This is a rewarding series to write. I love the backdrop of the upscale expat community in San Miguel, and the continuity and developing relationship of the three core characters. As with so many successful series books, these are the books I myself want to read.

~ ~ ~ ~ ~

DSC_0005-1John Scherber, a Minnesota native, settled in México in 2007. He is the author of twelve Paul Zacher mysteries, (The Murder in México series), set in the old colonial hill town of San Miguel de Allende, as well as his three award-winning nonfiction accounts of the expatriate experience, San Miguel de Allende: A Place in the Heart, Into the Heart of Mexico: Expatriates Find Themselves Off the Beaten Path, and Living in San Miguel: The Heart of the Matter.  In addition, two volumes of the Townshend Vampire Trilogy have appeared, and a paranormal thriller titled The Devil’s Workshop.

His work is known for its fast pace, irreverent humor, and light-hearted excursions into the worlds of art and antiques––always with an edge of suspense. Neither highbrow nor lowbrow, his books are written as entertainments and dedicated to the fun of reading. While he has acknowledged being no single one of his characters, he also admits to being all of them. Find John on Facebook and Twitter, and visit his website at: http://www.sanmiguelallendebooks.com

AN INTERVIEW WITH AUTHOR HARRIETTE SACKLER

March 26, 2014 2 comments
Harriette Sackler

Harriette Sackler

AN INTERVIEW WITH AUTHOR HARRIETTE SACKLER

I recently had a short story, Who Dat? Dat the Indian Chief! published in the Mardi Gras Murder anthology. Of the thirteen stories included in the book, Queen of the King Cakes by Harriette Sackler particularly caught my attention so I decided to interview Harriette.

1. Tell me about your writing and your motivation to write.

Harriette: Of my many interests, writing is close to the top of my list. When I began writing short stories, I was motivated to continue when my first story, “Mother Love,” which appeared in the Chesapeake Crimes II anthology, was nominated for an Agatha Award for Best Short Story.

2. Give me a plot teaser about your Mardi Gras Murder story.

Harriette: “Queen of the King Cakes” is about a young woman who is determined to fulfill her dream of achieving success in an area she is most passionate about. However, one decision changes the course of her life.

3. How did you come to write Queen of the King Cakes? Where did you get the idea for the story?

Harriette: I find that somehow, my stories just come to me. Some of them are based on observations or incidents that have stuck in my mind over time. This story actually revolves around a woman who lived on our block when I was a little girl and the wonderful times I spent with my grandmother who shared a passion similar to my protagonist.MGMFrontCover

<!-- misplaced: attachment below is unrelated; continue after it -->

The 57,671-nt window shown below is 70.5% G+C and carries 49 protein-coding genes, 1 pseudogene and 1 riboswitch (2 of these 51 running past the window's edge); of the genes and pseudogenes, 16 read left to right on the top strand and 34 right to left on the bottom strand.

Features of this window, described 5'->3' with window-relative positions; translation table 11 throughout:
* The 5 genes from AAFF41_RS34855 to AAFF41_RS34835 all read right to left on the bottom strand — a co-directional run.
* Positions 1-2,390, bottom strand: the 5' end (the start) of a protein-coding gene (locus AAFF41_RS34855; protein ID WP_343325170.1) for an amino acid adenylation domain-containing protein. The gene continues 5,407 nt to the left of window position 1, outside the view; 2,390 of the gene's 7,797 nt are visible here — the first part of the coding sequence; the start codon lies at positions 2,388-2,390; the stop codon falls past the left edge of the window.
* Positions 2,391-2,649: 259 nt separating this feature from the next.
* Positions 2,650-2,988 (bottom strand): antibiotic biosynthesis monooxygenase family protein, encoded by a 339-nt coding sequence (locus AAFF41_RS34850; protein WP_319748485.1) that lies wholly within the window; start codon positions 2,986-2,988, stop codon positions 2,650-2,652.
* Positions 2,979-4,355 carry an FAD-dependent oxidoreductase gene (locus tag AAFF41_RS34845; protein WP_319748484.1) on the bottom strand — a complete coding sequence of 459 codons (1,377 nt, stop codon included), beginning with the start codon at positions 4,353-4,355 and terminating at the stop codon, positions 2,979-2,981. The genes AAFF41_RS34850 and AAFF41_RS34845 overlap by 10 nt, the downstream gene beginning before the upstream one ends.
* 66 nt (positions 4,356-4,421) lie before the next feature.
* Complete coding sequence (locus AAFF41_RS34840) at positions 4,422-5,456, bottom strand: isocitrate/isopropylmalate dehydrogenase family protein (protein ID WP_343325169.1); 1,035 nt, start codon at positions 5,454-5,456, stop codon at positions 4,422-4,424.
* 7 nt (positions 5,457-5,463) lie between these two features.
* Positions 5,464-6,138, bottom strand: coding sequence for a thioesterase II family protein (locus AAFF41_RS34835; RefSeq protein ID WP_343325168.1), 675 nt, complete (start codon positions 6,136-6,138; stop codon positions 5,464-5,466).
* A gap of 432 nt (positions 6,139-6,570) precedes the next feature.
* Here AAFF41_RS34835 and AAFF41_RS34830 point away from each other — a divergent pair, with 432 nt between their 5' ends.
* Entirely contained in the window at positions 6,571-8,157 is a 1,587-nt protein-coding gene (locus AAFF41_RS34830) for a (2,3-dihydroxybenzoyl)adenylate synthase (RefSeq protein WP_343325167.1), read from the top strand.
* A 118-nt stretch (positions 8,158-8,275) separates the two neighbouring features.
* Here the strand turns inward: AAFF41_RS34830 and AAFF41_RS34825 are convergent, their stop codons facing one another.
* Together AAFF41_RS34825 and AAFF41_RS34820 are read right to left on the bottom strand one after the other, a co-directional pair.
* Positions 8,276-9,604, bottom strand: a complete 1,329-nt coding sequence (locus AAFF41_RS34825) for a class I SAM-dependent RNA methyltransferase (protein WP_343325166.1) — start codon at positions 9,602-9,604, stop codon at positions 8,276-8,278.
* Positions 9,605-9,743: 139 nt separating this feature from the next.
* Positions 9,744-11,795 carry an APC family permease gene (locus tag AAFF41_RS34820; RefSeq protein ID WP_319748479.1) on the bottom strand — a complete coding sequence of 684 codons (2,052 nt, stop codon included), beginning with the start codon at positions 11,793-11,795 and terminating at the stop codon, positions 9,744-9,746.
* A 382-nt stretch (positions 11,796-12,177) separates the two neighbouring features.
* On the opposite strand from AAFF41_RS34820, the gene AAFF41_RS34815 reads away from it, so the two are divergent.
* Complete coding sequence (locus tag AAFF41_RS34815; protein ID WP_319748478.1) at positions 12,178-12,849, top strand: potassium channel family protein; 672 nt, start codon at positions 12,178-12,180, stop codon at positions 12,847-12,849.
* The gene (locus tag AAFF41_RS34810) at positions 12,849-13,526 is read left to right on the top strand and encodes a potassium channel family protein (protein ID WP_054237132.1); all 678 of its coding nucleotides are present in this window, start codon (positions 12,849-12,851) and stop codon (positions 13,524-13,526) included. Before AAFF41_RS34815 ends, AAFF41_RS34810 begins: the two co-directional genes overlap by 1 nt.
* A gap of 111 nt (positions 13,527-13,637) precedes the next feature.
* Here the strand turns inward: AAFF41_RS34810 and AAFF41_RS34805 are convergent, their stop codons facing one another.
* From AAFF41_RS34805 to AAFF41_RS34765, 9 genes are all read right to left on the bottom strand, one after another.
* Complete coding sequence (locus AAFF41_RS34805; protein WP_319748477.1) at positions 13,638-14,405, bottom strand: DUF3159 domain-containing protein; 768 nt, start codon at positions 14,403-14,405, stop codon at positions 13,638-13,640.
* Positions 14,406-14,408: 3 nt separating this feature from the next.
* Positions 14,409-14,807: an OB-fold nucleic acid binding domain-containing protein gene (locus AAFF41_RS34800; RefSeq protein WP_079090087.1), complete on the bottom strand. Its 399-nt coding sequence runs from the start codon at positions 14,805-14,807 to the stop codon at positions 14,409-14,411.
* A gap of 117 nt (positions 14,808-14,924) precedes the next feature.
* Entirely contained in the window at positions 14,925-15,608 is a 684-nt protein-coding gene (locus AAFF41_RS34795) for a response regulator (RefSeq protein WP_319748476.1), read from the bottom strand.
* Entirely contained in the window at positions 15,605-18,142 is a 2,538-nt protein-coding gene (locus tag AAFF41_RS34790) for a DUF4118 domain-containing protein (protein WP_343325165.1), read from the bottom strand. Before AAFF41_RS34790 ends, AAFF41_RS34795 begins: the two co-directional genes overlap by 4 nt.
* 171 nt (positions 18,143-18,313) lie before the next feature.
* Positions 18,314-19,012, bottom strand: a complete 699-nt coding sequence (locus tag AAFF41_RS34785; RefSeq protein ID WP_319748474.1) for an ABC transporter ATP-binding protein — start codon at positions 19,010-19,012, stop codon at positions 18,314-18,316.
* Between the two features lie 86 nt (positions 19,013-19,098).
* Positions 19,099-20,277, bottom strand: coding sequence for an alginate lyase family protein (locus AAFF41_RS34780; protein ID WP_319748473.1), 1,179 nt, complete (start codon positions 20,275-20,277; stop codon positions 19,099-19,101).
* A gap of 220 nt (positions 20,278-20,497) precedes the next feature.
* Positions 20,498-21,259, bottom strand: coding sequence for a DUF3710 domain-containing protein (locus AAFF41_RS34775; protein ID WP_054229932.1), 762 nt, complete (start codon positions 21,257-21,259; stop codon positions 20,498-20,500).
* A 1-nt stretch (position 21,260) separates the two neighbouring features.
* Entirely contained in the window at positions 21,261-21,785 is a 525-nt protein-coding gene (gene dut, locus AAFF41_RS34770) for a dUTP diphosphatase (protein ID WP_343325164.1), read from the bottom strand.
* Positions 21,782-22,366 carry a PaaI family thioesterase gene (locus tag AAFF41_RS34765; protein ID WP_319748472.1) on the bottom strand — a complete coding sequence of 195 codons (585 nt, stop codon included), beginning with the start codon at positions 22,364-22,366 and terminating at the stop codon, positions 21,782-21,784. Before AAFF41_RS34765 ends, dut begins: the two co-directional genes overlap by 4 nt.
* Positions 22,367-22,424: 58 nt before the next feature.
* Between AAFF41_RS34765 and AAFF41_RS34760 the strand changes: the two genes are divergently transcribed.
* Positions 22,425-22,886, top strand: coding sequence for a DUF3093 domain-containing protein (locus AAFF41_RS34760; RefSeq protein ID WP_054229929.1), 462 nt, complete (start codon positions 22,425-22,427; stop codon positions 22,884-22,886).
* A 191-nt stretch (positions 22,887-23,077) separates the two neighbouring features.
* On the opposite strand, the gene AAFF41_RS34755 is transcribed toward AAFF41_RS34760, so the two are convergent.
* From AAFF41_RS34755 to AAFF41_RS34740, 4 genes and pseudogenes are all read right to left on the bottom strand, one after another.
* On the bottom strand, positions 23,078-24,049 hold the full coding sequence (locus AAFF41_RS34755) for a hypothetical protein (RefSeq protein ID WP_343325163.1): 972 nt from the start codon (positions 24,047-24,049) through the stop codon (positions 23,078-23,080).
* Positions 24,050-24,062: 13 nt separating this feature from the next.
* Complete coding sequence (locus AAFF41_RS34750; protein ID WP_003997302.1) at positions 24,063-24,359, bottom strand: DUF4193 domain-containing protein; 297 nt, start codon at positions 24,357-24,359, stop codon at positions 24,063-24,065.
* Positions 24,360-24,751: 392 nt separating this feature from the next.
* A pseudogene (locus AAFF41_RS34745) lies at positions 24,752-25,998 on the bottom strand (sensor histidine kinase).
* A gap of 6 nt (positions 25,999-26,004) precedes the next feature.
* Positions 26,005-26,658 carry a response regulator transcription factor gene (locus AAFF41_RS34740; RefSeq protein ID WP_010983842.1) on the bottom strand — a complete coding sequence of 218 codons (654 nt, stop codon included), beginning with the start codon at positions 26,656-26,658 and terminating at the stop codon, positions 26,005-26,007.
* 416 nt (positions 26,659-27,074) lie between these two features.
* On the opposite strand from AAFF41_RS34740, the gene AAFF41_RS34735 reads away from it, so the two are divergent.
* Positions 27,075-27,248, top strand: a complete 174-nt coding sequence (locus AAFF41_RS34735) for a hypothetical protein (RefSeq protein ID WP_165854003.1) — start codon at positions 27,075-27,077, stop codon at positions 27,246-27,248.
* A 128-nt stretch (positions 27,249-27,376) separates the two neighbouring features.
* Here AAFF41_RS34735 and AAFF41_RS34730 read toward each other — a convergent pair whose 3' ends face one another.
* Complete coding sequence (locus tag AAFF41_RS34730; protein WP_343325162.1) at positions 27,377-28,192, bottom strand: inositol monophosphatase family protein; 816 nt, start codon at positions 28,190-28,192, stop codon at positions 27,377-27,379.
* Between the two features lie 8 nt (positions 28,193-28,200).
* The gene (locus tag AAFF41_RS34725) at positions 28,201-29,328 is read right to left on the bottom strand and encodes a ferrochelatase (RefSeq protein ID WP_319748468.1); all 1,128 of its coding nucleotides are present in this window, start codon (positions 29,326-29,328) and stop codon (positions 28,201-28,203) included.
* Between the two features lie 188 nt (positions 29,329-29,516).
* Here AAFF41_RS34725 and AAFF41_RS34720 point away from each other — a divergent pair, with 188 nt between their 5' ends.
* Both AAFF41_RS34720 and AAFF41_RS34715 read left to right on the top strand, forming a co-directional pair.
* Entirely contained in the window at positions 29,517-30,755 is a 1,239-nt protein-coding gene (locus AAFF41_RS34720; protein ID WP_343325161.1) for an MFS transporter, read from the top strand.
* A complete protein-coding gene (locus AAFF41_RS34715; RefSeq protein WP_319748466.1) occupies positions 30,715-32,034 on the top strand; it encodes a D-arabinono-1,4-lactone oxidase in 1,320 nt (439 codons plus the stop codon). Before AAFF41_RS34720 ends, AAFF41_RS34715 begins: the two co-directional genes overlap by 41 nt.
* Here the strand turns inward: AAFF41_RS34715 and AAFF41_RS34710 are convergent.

4. Did you need to do research for the story?

Harriette: Yes, I did research for this story. I read about the history of King Cakes, the geography of New Orleans, and the Louisiana penal system.

5. Anything else you want to say about the story or the Mardi Gras Murder anthology?

Harriette: I truly hope readers will enjoy my story and would love to hear from them at http://www.harriettesackler.com I also want to give a shout-out to Sarah Glenn and Gwen Mayo for providing short story writers with another venue for their stories.

~ ~ ~ ~ ~

Harriette Sackler serves as Grants Chair of the Malice Domestic Board of Directors. She is a past Agatha Award nominee for Best Short Story for “Mother Love,” Chesapeake Crimes II.  “Fishing for Justice,” appeared in the Sisters in Crime-Guppies anthology, Fishnets. “Devil’s Night,” can be found in All Hallows’ Evil,” a Mystery and Horror, LLC anthology. “Thanksgiving with a Turkey,” appeared in a Shaker of Margaritas: a Bad Hair Day; and “The Factory,” was published in Chesapeake Crimes: This Job is Murder.

Harriette is a member of Mystery Writers of America, Sisters in Crime, Sisters in Crime-Chesapeake Chapter, and the Guppies.

She lives in the D.C. suburbs with her husband and their three pups and spends a great deal of time as Vice President of her labor of love: House with a Heart Senior Pet Sanctuary. She is a proud mom and grandmother.  Visit Harriette at: http://www.harriettesackler.com.

 

Guest Blogger: Carol Robbins – Enticing the Muse

March 10, 2014 6 comments
Author Carol Robbins

Author Carol Robbins

Enticing the Muse by Carol Robbins

I envy writers who say “It just came to me, the whole book. All I had to do was write it down.” From what I hear, that doesn’t happen for many of us. The muse is illusive, sometimes staying away no matter how desperately we long for a visit. So how might we attract the muse?

When I was an art student, a professor teaching a class in drawing urged me to be ready through disciplined practice, reminding me that the production of outstanding work would not happen without the basic skills. On the days when the muse didn’t show up, rather than doing nothing I was to practice, to hone my skills. Clay fascinated me. Although not my main medium, I may have learned my most important lesson from it. One day at the wheel I felt like I was truly “in the flow,” one with the clay, with everything. It was an exhilarating experience that I’ve rarely been able to duplicate. I’ve tried to analyze what happened that day. I’d prepared following what I’d learned, from arranging my tools, preparing the clay, to throwing the pot. The sequence of steps that I had done over and over, almost like a ritual, made it possible not just to create the piece, but to feel that flow.